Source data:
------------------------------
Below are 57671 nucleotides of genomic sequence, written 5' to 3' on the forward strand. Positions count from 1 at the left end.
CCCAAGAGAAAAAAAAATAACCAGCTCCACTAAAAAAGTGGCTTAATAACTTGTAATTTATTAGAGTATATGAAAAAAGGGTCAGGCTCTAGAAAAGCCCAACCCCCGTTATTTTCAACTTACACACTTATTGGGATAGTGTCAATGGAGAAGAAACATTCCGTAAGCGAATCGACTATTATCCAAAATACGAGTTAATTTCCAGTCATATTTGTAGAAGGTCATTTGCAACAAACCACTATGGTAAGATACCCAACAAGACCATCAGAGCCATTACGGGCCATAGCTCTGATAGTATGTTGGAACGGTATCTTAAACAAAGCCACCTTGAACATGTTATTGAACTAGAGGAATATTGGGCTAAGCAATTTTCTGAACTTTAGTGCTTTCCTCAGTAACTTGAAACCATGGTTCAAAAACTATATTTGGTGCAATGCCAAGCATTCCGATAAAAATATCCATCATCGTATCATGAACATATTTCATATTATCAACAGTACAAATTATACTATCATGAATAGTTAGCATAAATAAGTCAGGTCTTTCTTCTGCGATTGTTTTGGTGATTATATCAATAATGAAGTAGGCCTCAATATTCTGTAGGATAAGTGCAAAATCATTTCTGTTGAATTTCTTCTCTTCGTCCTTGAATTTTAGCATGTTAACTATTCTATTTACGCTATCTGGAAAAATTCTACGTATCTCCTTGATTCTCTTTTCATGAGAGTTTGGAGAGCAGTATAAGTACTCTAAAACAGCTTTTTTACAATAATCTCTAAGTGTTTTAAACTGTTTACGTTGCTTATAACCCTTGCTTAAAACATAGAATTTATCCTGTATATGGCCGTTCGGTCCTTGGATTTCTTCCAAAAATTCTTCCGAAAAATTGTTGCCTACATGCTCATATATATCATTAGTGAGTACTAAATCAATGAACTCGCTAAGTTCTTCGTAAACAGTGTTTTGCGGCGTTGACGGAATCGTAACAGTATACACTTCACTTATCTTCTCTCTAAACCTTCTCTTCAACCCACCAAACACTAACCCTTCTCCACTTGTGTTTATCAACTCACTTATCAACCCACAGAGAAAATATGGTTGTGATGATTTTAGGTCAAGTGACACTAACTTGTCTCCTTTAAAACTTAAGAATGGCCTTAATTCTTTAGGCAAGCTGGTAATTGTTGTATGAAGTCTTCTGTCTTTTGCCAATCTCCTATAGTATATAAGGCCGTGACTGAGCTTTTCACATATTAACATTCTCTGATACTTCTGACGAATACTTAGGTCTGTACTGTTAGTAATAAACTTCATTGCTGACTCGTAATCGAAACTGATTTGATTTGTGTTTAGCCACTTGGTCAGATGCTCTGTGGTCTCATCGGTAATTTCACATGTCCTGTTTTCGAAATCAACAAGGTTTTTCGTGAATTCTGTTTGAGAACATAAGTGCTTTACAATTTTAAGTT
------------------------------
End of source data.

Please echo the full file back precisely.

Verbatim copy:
Below are 57671 nucleotides of genomic sequence, written 5' to 3' on the forward strand. Positions count from 1 at the left end.
CCCAAGAGAAAAAAAAATAACCAGCTCCACTAAAAAAGTGGCTTAATAACTTGTAATTTATTAGAGTATATGAAAAAAGGGTCAGGCTCTAGAAAAGCCCAACCCCCGTTATTTTCAACTTACACACTTATTGGGATAGTGTCAATGGAGAAGAAACATTCCGTAAGCGAATCGACTATTATCCAAAATACGAGTTAATTTCCAGTCATATTTGTAGAAGGTCATTTGCAACAAACCACTATGGTAAGATACCCAACAAGACCATCAGAGCCATTACGGGCCATAGCTCTGATAGTATGTTGGAACGGTATCTTAAACAAAGCCACCTTGAACATGTTATTGAACTAGAGGAATATTGGGCTAAGCAATTTTCTGAACTTTAGTGCTTTCCTCAGTAACTTGAAACCATGGTTCAAAAACTATATTTGGTGCAATGCCAAGCATTCCGATAAAAATATCCATCATCGTATCATGAACATATTTCATATTATCAACAGTACAAATTATACTATCATGAATAGTTAGCATAAATAAGTCAGGTCTTTCTTCTGCGATTGTTTTGGTGATTATATCAATAATGAAGTAGGCCTCAATATTCTGTAGGATAAGTGCAAAATCATTTCTGTTGAATTTCTTCTCTTCGTCCTTGAATTTTAGCATGTTAACTATTCTATTTACGCTATCTGGAAAAATTCTACGTATCTCCTTGATTCTCTTTTCATGAGAGTTTGGAGAGCAGTATAAGTACTCTAAAACAGCTTTTTTACAATAATCTCTAAGTGTTTTAAACTGTTTACGTTGCTTATAACCCTTGCTTAAAACATAGAATTTATCCTGTATATGGCCGTTCGGTCCTTGGATTTCTTCCAAAAATTCTTCCGAAAAATTGTTGCCTACATGCTCATATATATCATTAGTGAGTACTAAATCAATGAACTCGCTAAGTTCTTCGTAAACAGTGTTTTGCGGCGTTGACGGAATCGTAACAGTATACACTTCACTTATCTTCTCTCTAAACCTTCTCTTCAACCCACCAAACACTAACCCTTCTCCACTTGTGTTTATCAACTCACTTATCAACCCACAGAGAAAATATGGTTGTGATGATTTTAGGTCAAGTGACACTAACTTGTCTCCTTTAAAACTTAAGAATGGCCTTAATTCTTTAGGCAAGCTGGTAATTGTTGTATGAAGTCTTCTGTCTTTTGCCAATCTCCTATAGTATATAAGGCCGTGACTGAGCTTTTCACATATTAACATTCTCTGATACTTCTGACGAATACTTAGGTCTGTACTGTTAGTAATAAACTTCATTGCTGACTCGTAATCGAAACTGATTTGATTTGTGTTTAGCCACTTGGTCAGATGCTCTGTGGTCTCATCGGTAATTTCACATGTCCTGTTTTCGAAATCAACAAGGTTTTTCGTGAATTCTGTTTGAGAACATAAGTGCTTTACAATTTTAAGTT